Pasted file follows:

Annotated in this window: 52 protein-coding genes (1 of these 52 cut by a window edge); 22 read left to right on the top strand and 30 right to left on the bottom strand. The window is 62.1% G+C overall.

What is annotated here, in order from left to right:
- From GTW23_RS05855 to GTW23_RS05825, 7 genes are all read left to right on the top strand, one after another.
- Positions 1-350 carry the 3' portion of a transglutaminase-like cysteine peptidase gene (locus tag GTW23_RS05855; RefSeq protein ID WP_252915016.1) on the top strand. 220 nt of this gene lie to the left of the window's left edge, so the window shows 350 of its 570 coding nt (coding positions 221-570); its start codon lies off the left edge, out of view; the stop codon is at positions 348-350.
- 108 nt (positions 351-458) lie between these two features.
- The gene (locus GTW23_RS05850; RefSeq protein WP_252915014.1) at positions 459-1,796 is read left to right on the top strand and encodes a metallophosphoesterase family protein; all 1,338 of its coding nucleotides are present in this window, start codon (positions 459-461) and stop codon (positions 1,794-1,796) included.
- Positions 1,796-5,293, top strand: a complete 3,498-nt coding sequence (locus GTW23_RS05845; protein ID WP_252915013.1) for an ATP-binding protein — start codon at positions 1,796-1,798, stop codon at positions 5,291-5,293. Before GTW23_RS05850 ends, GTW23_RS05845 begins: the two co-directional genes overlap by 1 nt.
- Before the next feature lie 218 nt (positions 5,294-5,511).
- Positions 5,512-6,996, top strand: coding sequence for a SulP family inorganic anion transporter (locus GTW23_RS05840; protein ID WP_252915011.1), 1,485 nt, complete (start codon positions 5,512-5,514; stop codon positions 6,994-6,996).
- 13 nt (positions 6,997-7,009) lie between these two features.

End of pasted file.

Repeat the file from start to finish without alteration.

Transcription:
Annotated in this window: 52 protein-coding genes (1 of these 52 cut by a window edge); 22 read left to right on the top strand and 30 right to left on the bottom strand. The window is 62.1% G+C overall.

What is annotated here, in order from left to right:
- From GTW23_RS05855 to GTW23_RS05825, 7 genes are all read left to right on the top strand, one after another.
- Positions 1-350 carry the 3' portion of a transglutaminase-like cysteine peptidase gene (locus tag GTW23_RS05855; RefSeq protein ID WP_252915016.1) on the top strand. 220 nt of this gene lie to the left of the window's left edge, so the window shows 350 of its 570 coding nt (coding positions 221-570); its start codon lies off the left edge, out of view; the stop codon is at positions 348-350.
- 108 nt (positions 351-458) lie between these two features.
- The gene (locus GTW23_RS05850; RefSeq protein WP_252915014.1) at positions 459-1,796 is read left to right on the top strand and encodes a metallophosphoesterase family protein; all 1,338 of its coding nucleotides are present in this window, start codon (positions 459-461) and stop codon (positions 1,794-1,796) included.
- Positions 1,796-5,293, top strand: a complete 3,498-nt coding sequence (locus GTW23_RS05845; protein ID WP_252915013.1) for an ATP-binding protein — start codon at positions 1,796-1,798, stop codon at positions 5,291-5,293. Before GTW23_RS05850 ends, GTW23_RS05845 begins: the two co-directional genes overlap by 1 nt.
- Before the next feature lie 218 nt (positions 5,294-5,511).
- Positions 5,512-6,996, top strand: coding sequence for a SulP family inorganic anion transporter (locus GTW23_RS05840; protein ID WP_252915011.1), 1,485 nt, complete (start codon positions 5,512-5,514; stop codon positions 6,994-6,996).
- 13 nt (positions 6,997-7,009) lie between these two features.